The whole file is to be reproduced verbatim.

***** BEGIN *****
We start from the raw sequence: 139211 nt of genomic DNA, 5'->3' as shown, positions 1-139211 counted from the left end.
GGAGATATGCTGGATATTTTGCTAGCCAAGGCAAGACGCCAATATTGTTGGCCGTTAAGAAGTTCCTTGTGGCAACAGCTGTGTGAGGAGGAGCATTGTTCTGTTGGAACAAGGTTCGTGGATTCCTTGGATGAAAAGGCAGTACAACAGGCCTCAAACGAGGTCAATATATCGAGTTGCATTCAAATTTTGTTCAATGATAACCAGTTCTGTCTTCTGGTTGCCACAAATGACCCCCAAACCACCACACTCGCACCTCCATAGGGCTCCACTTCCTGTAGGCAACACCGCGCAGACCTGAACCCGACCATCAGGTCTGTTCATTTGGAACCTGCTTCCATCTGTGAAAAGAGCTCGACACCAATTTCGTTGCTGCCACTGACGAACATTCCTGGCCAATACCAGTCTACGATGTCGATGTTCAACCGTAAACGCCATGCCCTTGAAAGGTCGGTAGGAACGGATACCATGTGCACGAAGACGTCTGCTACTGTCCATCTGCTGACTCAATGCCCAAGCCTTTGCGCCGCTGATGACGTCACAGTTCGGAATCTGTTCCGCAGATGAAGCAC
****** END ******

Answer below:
We start from the raw sequence: 139211 nt of genomic DNA, 5'->3' as shown, positions 1-139211 counted from the left end.
GGAGATATGCTGGATATTTTGCTAGCCAAGGCAAGACGCCAATATTGTTGGCCGTTAAGAAGTTCCTTGTGGCAACAGCTGTGTGAGGAGGAGCATTGTTCTGTTGGAACAAGGTTCGTGGATTCCTTGGATGAAAAGGCAGTACAACAGGCCTCAAACGAGGTCAATATATCGAGTTGCATTCAAATTTTGTTCAATGATAACCAGTTCTGTCTTCTGGTTGCCACAAATGACCCCCAAACCACCACACTCGCACCTCCATAGGGCTCCACTTCCTGTAGGCAACACCGCGCAGACCTGAACCCGACCATCAGGTCTGTTCATTTGGAACCTGCTTCCATCTGTGAAAAGAGCTCGACACCAATTTCGTTGCTGCCACTGACGAACATTCCTGGCCAATACCAGTCTACGATGTCGATGTTCAACCGTAAACGCCATGCCCTTGAAAGGTCGGTAGGAACGGATACCATGTGCACGAAGACGTCTGCTACTGTCCATCTGCTGACTCAATGCCCAAGCCTTTGCGCCGCTGATGACGTCACAGTTCGGAATCTGTTCCGCAGATGAAGCAC